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Exercise Wednesday: Broken Friendships

February 22, 2012

As the sands pile up in anyone’s hour glass, they’ll inevitably look back on things that could have been better–that should have been more than the wound up being. Regrets. Anyone who regrets nothing is either lying or deluded. Regrets are the results of the things you should have known–and maybe did know–didn’t follow through on. To bastardize Branch Rickey, they are the residue of poor design.

You can tell at least as much about someone’s reaction to poor decisions, as you can from their good decisions. Any honest, forthright look back at life has to include some consideration of the relationships that crumbled by known, imagined, or invisible slights.

Today’s writing exercise is to consider one of these types of relationships for one of your characters. Although it could be something your protagonist caused, it doesn’t have to be. It can be something the former friend caused. Or something that came from circumstance, or even something that doesn’t make sense, even though years have passed.

So write a scene depicting your character’s reaction to a broken friendship.

Time limit: 25 minutes

 

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One Comment
  1. Chris Hamilton permalink
    February 22, 2012 6:12 am

    I wouldn’t have come to your funeral. I might have stood back a ways and watched, from behind a tree or something, like I’ve seen in a dozen different TV shows. But I wouldn’t have been part of it.

    And yet now, as I stare down at your name, I regret that. I regret not taking the first step, not chancing it. Not being the bigger person.

    I figured I’d make it worse if I said anything–that I’d done something to cause this rift, though for the life of me I couldn’t figure out what it was. We just…stopped. Stopped going to ballgames. Stopped running together. Stopped…connecting. I never knew why. Always figured that eventually something would happen to change things.

    I never thought something would be a 1987 Honda without brakes t-boning you while you were on the way home from work. In a different state.

    I never had a brother, until you. I never had someone to drink beer with, watch ballgames, talk about things that didn’t matter as a cover for the things that did. I never had someone I could connect with without having to say a word.

    Guys don’t talk about this stuff, usually because it makes us feel self-conscious. Sometimes, rarely, you find someone with whom you don’t talk because nothing has to be said.

    Your wife called me after it happened. I didn’t know you’d married her. Last time we talked, you said you were going to break up with her. I wanted to know what happened, but she was short about it, told me just the facts with as much tact and delicacy as I should have expected. There were no answers there. And there are no answers here.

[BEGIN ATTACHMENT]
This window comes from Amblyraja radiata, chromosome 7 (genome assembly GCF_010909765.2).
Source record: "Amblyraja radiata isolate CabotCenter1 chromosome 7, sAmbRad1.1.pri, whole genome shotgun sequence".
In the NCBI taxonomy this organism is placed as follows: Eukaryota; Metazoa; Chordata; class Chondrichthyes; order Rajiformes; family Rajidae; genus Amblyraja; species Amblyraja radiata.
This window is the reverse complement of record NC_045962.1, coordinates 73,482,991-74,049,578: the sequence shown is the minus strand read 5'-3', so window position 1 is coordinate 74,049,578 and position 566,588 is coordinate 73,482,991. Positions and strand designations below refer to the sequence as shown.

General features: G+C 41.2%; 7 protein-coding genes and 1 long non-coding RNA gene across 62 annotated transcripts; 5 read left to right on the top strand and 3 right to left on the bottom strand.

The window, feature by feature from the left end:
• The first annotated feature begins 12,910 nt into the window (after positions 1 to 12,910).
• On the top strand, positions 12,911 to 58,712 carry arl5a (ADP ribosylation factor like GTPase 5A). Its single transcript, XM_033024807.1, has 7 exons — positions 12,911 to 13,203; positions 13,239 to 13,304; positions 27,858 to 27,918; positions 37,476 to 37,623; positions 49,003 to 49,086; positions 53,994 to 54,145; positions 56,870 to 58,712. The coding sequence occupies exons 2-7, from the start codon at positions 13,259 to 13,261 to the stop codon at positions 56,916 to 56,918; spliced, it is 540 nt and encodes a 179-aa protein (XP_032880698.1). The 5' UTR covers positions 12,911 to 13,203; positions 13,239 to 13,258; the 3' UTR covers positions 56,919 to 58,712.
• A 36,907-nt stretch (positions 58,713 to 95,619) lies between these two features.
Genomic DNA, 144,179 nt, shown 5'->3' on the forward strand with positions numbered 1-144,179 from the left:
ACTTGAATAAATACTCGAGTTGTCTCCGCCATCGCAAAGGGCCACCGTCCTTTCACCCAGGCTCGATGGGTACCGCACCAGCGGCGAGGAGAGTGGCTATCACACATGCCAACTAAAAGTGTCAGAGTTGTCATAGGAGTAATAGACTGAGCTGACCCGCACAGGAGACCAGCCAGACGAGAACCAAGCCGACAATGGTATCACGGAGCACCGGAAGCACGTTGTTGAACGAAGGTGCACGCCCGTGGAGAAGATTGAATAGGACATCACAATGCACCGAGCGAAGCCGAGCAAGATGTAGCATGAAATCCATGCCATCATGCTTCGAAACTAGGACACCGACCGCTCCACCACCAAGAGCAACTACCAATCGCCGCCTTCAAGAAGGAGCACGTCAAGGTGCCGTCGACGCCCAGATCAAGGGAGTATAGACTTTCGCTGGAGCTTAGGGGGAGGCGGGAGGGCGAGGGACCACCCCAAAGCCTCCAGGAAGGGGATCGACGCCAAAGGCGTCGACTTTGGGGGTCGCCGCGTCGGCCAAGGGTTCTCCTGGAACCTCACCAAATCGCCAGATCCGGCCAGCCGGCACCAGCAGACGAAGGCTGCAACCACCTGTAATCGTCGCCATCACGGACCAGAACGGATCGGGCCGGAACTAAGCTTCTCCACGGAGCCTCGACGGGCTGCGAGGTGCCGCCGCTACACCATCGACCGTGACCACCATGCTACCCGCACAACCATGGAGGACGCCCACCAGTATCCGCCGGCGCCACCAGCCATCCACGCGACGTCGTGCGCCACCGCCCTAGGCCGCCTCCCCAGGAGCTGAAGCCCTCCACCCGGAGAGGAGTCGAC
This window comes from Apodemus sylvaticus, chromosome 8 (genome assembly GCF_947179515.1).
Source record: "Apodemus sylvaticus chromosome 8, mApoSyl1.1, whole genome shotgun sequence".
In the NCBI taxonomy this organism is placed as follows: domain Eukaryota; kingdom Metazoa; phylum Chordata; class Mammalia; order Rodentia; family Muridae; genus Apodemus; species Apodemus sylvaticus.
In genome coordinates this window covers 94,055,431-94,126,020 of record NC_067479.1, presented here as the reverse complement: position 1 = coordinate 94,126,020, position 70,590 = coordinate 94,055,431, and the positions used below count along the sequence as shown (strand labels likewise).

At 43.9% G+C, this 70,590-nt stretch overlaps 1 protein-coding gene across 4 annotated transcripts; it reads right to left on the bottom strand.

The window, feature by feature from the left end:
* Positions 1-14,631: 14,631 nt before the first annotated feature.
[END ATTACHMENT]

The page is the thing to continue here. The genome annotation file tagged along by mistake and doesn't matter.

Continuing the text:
Just a simple 24-inch by 18-inch bronze rectangle, shiny and new. Ironic that something related to death can be shiny and new. You wouldn’t have seen that. You didn’t think that way.

    It’s been four years already. Doesn’t seem like it can be that long, and yet it seems like another life. I’m not the same guy I was the last time we…connected. I imagine you changed, too.

    You’re not there, of course. The thing that made you, you, vanished from existence when your driver’s-side door collapsed into your body. They said you felt no pain. I Googled the accident, read the papers online. I talked to the cop who found you. I figured I owed you that much, even if we weren’t really talking.

    Maybe you’re in heaven. Or hell. Or no where. Or maybe you aren’t you, but a different thing–a fusion of your goodness and light with the goodness and light of others. Or maybe it doesn’t matter for now.

    Wherever you are, you can’t hear me now, can’t see me. Probably don’t know that I’m here.

    It’s the least I can do. I didn’t do it before, so I ought to do it now. Despite our differences, I know that you’d get around to visiting me if the roles were switched.

    Whatever it was, it couldn’t have been as important as the connection that broke. Nothing is as important as the connection, I’m finding.

    And nothing is as haunting as a connection that withers away without an attempt to make it stay. Maybe you didn’t need that connection, but I did.

    I think you did, too.

    Wendy died, too. Last month. Look her up, if you would. Tell her she’s pretty like you used to do. She’d like that. Whatever the problem, it was with me, not her.

    Geez, 587 miles and all I have to say is this.

    You’re worth the trip.

    I look down at the rectangle. I almost brought a six-pack to leave with you. Decided not to. Just figured being here was enough.

    And it was.

    Thanks, friend. Even now. Friend.

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